“For over eight years, Girls for Gender Equity has remained committed to the Young Women’s Initiative (YWI) and runs the Young Women’s Advisory Council, a group of young Black girls and gender expansive young people of color who participate in youth organizing and civic engagement strategies to push for transformative change,” said Hollisha Liverpool, Deputy Director of Programs at Girls for Gender Equity. “This is a pivotal moment in New York City herstory as the Speaker of City Council reinvigorates the New York City Council’s Young Women’s Initiative. Today, as we gather, we are demonstrating how we can collaborate cross-sectors to ensure that this critical support to New York’s girls and nonbinary youth continues in the future.”

“The Foundation is excited to join Speaker Adams, former Speaker Mark-Viverito, and Girls for Gender Equity for this important milestone moment to renew our commitment to young women, girls, and gender expansive youth of color,” said Camille Emeagwali, Senior Vice President, Programs & Strategic Learning at The New York Women’s Foundation. “Sustained investment in the transformational leadership and life outcomes of young people is necessary to see generational change.”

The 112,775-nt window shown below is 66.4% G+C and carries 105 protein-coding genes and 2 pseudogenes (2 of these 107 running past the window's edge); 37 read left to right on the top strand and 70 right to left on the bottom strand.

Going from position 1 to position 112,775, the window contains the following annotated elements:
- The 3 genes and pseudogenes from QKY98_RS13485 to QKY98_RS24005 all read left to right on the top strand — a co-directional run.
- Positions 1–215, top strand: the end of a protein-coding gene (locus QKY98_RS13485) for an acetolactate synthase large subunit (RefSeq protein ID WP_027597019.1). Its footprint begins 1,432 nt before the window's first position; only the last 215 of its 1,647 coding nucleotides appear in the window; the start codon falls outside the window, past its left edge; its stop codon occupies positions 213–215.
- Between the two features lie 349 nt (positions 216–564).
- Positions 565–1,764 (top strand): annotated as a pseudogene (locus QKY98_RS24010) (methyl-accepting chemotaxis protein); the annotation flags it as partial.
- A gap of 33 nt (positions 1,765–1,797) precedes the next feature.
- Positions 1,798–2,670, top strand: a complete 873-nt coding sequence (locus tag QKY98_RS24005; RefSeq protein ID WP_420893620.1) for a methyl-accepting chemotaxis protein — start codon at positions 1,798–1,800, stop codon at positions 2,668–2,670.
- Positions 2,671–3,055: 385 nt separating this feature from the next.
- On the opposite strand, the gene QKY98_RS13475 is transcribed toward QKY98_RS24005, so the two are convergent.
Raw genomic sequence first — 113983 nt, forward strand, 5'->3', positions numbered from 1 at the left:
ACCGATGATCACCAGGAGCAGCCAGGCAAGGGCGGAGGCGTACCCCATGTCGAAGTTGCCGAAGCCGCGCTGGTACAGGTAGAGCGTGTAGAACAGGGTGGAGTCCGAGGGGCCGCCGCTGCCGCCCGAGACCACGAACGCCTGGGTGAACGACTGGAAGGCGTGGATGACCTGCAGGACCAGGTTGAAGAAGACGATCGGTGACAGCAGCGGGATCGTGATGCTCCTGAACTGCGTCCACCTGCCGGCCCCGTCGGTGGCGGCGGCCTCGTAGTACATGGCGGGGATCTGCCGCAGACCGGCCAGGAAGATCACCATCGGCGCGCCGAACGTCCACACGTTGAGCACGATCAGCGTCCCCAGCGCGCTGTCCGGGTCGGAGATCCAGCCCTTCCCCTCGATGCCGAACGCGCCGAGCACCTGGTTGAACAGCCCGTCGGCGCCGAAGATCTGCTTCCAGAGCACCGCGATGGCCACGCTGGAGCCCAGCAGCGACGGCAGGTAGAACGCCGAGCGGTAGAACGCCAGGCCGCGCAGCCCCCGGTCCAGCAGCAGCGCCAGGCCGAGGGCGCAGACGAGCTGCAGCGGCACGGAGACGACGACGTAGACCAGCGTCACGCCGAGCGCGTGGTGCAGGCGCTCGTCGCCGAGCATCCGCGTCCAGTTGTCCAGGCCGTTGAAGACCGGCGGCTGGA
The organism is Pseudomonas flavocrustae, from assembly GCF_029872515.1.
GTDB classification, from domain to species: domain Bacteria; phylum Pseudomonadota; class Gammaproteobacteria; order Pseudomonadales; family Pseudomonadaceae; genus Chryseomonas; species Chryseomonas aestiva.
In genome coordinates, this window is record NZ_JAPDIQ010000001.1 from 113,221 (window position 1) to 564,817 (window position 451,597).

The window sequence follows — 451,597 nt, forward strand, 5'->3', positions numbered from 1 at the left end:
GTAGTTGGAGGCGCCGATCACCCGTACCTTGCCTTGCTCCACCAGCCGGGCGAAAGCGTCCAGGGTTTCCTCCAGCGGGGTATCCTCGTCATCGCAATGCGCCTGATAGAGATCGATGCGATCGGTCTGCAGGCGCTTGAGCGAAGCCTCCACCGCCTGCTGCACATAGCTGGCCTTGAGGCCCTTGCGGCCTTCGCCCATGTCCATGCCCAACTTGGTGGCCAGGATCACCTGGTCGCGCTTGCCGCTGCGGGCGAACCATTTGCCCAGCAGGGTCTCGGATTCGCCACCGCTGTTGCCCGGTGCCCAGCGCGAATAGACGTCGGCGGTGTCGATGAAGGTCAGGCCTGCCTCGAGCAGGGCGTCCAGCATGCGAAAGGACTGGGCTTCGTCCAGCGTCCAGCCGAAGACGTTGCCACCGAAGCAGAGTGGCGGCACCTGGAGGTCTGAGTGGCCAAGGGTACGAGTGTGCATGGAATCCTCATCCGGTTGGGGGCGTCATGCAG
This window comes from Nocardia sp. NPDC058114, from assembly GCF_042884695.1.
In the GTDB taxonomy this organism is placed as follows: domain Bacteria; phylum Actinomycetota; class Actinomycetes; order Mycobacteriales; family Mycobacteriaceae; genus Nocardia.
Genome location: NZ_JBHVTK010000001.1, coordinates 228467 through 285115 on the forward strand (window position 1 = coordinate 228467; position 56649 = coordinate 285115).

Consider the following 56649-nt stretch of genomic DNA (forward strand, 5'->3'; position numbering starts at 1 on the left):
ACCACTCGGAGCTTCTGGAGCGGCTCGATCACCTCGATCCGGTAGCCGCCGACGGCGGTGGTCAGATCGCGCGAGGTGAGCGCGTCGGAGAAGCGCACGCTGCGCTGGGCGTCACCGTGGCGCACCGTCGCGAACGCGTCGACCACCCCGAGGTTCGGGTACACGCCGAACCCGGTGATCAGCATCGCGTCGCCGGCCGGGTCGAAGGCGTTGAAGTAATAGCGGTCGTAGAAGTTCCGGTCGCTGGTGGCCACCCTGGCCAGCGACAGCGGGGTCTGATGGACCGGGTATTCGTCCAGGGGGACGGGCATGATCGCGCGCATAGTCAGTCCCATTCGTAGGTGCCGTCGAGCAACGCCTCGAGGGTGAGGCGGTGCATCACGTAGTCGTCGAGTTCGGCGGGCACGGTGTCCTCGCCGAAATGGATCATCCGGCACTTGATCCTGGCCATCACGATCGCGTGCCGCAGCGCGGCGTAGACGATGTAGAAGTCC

In 2015, then-Speaker Mark-Viverito launched YWI, the nation’s first initiative dedicated to improving outcomes for young women and girls. YWI seeks to build a blueprint for adequately investing in young women and girls in New York City over the long term, especially women from communities of color. Following its launch, YWI formed a task force to focus on the challenges and disparities that young women and girls experience. The task force subsequently released a report that included over 100 budget and policy recommendations, covering health, economic and workforce development, community support and opportunity, education and anti-violence and criminal justice.

The Council, along with philanthropic groups such as the New York Women’s Foundation, also provided $20 million in funds over two years to implement the policies. YWI has remained a Council funding initiative of which relevant stakeholders received funds to fulfill their missions and objectives.